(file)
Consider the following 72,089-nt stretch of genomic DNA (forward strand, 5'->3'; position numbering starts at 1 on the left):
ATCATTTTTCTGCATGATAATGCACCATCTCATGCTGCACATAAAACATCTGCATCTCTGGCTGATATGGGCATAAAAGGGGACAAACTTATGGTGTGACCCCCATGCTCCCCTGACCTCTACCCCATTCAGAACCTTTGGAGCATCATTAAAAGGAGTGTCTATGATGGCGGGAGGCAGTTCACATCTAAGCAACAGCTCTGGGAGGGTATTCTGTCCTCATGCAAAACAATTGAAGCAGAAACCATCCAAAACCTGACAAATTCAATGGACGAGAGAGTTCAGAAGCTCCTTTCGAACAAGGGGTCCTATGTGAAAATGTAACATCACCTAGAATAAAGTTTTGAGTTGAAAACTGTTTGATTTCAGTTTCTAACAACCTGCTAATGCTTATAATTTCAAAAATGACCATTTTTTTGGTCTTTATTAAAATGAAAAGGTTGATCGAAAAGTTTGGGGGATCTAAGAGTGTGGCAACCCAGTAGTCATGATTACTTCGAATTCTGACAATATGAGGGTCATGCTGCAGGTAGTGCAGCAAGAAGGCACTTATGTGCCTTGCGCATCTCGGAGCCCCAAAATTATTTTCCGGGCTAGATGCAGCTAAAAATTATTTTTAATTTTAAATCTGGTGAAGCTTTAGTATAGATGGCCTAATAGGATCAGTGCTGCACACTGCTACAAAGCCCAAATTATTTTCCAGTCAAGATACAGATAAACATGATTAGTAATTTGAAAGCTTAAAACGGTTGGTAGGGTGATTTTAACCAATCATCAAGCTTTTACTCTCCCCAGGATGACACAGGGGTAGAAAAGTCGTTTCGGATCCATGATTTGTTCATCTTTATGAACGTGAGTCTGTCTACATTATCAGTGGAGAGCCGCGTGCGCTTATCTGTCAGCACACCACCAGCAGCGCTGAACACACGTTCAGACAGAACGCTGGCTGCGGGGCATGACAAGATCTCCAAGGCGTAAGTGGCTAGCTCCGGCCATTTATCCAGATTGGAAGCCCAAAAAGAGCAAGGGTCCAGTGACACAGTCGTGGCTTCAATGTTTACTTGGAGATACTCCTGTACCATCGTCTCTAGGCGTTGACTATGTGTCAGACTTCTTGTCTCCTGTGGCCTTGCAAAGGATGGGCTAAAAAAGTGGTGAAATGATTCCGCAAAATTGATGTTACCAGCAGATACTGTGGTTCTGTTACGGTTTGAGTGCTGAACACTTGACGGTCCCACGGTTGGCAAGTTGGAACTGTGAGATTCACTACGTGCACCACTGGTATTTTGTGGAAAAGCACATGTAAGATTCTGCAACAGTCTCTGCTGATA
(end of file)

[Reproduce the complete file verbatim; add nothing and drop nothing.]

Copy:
Consider the following 72,089-nt stretch of genomic DNA (forward strand, 5'->3'; position numbering starts at 1 on the left):
ATCATTTTTCTGCATGATAATGCACCATCTCATGCTGCACATAAAACATCTGCATCTCTGGCTGATATGGGCATAAAAGGGGACAAACTTATGGTGTGACCCCCATGCTCCCCTGACCTCTACCCCATTCAGAACCTTTGGAGCATCATTAAAAGGAGTGTCTATGATGGCGGGAGGCAGTTCACATCTAAGCAACAGCTCTGGGAGGGTATTCTGTCCTCATGCAAAACAATTGAAGCAGAAACCATCCAAAACCTGACAAATTCAATGGACGAGAGAGTTCAGAAGCTCCTTTCGAACAAGGGGTCCTATGTGAAAATGTAACATCACCTAGAATAAAGTTTTGAGTTGAAAACTGTTTGATTTCAGTTTCTAACAACCTGCTAATGCTTATAATTTCAAAAATGACCATTTTTTTGGTCTTTATTAAAATGAAAAGGTTGATCGAAAAGTTTGGGGGATCTAAGAGTGTGGCAACCCAGTAGTCATGATTACTTCGAATTCTGACAATATGAGGGTCATGCTGCAGGTAGTGCAGCAAGAAGGCACTTATGTGCCTTGCGCATCTCGGAGCCCCAAAATTATTTTCCGGGCTAGATGCAGCTAAAAATTATTTTTAATTTTAAATCTGGTGAAGCTTTAGTATAGATGGCCTAATAGGATCAGTGCTGCACACTGCTACAAAGCCCAAATTATTTTCCAGTCAAGATACAGATAAACATGATTAGTAATTTGAAAGCTTAAAACGGTTGGTAGGGTGATTTTAACCAATCATCAAGCTTTTACTCTCCCCAGGATGACACAGGGGTAGAAAAGTCGTTTCGGATCCATGATTTGTTCATCTTTATGAACGTGAGTCTGTCTACATTATCAGTGGAGAGCCGCGTGCGCTTATCTGTCAGCACACCACCAGCAGCGCTGAACACACGTTCAGACAGAACGCTGGCTGCGGGGCATGACAAGATCTCCAAGGCGTAAGTGGCTAGCTCCGGCCATTTATCCAGATTGGAAGCCCAAAAAGAGCAAGGGTCCAGTGACACAGTCGTGGCTTCAATGTTTACTTGGAGATACTCCTGTACCATCGTCTCTAGGCGTTGACTATGTGTCAGACTTCTTGTCTCCTGTGGCCTTGCAAAGGATGGGCTAAAAAAGTGGTGAAATGATTCCGCAAAATTGATGTTACCAGCAGATACTGTGGTTCTGTTACGGTTTGAGTGCTGAACACTTGACGGTCCCACGGTTGGCAAGTTGGAACTGTGAGATTCACTACGTGCACCACTGGTATTTTGTGGAAAAGCACATGTAAGATTCTGCAACAGTCTCTGCTGATA